Payday could have been worse, it could have tried to copy Call of Duty or Grand Theft Auto. Payday: The Heist, the first game from newly-formed dev studio Overkill Software, is a cooperative, scenario-driven FPS that places four players in control of a group of criminals attempting to pull off various high-profile heists. With this general premise in mind, gamers might picture Payday as a mash-up between Left 4 Dead and the Grand Theft Auto series, but sadly, anyone hoping for something remotely close to either of the two will be disappointed. Payday is not very fun as a single- player game, but that is to be expected from its obvious focus on co-op play. However, hopping online to play with random groups of players, or even close friends, hardly enhances the experience, as gameplay remains just as dull as in the multiplayer mode; perhaps Payday is fun with a room full of friends, rather than in an online lobby, but it completely lacks split-screen.
Payday features six missions, but each one boils down to one of two basic types, either break-ins or escorts. Break-ins require finding and using tools to reach the loot, and escorts, obviously, involve pushing a horribly slow and unarmed NPC through a long level. The break-in missions force players to wait around for a few minutes as the tools do their jobs, all while fighting off waves of police and SWAT members, who easily lose sight of the player and run away if players hide long enough. Escort missions involve a little more run-and-gun, but it is still best for players to totally ignore the invincible escort NPC and hide until the SWAT team grows bored and heads home. The law enforcers are not particularly dangerous, but ammo is so hard to come by that it is simply best to ignore the waves of cops and SWAT that seem to rush the players every five minutes. Gamers familiar with first-person shooters will easily be able to finish missions in around twenty minutes, and could easily clear them faster if the damned tools and escort NPCs did not take over five minutes to complete their tasks.
The upgrade tree, while supposedly full of abilities and guns, seems to hardly affect the game. Completing each of Payday’s missions once does not give the player enough EXP to unlock a new weapon, or even a power-up more useful than an ammo restoring gym bag. Every player starts with a lame SMG and pistol, and every player will be stuck with them for a long time. Luckily enough, the law enforcers are only slightly more varied in their weapons. Normal police officers have pistols, while SWAT members carry rifles, shotguns, riot shields, and the pathetically easy-to-avoid taser. For players that want to constantly grind through levels to get guns, there will be a lot of replay value here, but anyone not willing to invest multiple runs into every level will likely never see a new gun.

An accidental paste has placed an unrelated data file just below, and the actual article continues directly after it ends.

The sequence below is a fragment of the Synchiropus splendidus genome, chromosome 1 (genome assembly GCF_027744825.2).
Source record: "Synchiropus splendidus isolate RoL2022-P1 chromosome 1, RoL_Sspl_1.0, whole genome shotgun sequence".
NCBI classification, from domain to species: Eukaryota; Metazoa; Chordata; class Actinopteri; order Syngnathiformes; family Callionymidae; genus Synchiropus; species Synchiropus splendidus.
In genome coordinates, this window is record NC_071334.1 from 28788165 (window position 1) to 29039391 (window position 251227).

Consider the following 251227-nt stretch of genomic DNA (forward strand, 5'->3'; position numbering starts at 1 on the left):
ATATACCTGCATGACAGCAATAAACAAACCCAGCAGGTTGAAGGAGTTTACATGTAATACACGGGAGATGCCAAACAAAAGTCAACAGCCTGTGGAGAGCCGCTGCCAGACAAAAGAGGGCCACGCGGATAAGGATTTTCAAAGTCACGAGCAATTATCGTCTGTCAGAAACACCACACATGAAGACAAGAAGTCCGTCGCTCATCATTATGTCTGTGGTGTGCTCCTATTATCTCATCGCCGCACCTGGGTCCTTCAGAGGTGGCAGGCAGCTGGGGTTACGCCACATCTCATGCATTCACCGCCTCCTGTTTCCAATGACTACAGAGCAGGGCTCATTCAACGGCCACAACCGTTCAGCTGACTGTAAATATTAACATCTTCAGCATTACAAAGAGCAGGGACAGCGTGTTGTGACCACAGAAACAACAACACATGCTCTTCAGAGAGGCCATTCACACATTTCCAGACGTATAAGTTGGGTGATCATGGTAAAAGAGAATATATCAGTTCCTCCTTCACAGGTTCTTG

As mentioned earlier, the law enforcers are so dumb that players can simply hide until they run off, and at times, cops will even shoot innocent civilians. Cops hardly pursue players, almost as if they were glued to their spawn points. While they are accurate enough to gun down a player out in the open, the cops’ health are so pathetically low compared to the player’s that it is possible for players to stand out in the open soaking up bullets as they gun down the police officers. Payday, surprisingly, does not feature health regeneration like many modern shooters, and there are absolutely no health packs throughout levels, which would actually make the game much harder were it not possible to rescue a dying teammate and instantly restore his health by a large amount, similar to Left 4 Dead’s bleed-out and revival system.
Payday at least deserves a round of applause for keeping itself somewhat mature. There is no undue violence or gore, players are encouraged to let the civilians live, and players will actually receive penalties for shooting innocents. The party of crooks players can control do use some strong language, but each crook is of a different nationality and keep themselves from falling into stereotypes.
Payday is definitely not able to stand up against other sixty dollar triple-A titles, and given that Team Fortress 2 is free-to-play, it is not even able to compare with other low-cost FPS titles. One could argue that Payday should not be compared to competitiv natured titles like Call of Duty or the amazing Team Fortress 2, since Payday is a cooperative shooter. However, Left4Dead and Borderlands are also cooperative FPS games, and are much cheaper and of a much higher quality. Of course, Payday is Overkill’s first foray into the gaming world, and definitely shows that they have a lot of room to grow, but hardcore FPS fans should not expect to find the next genre-defining experience in Payday.
Full disclosure: the author was provided with a free copy of the game for review purposes.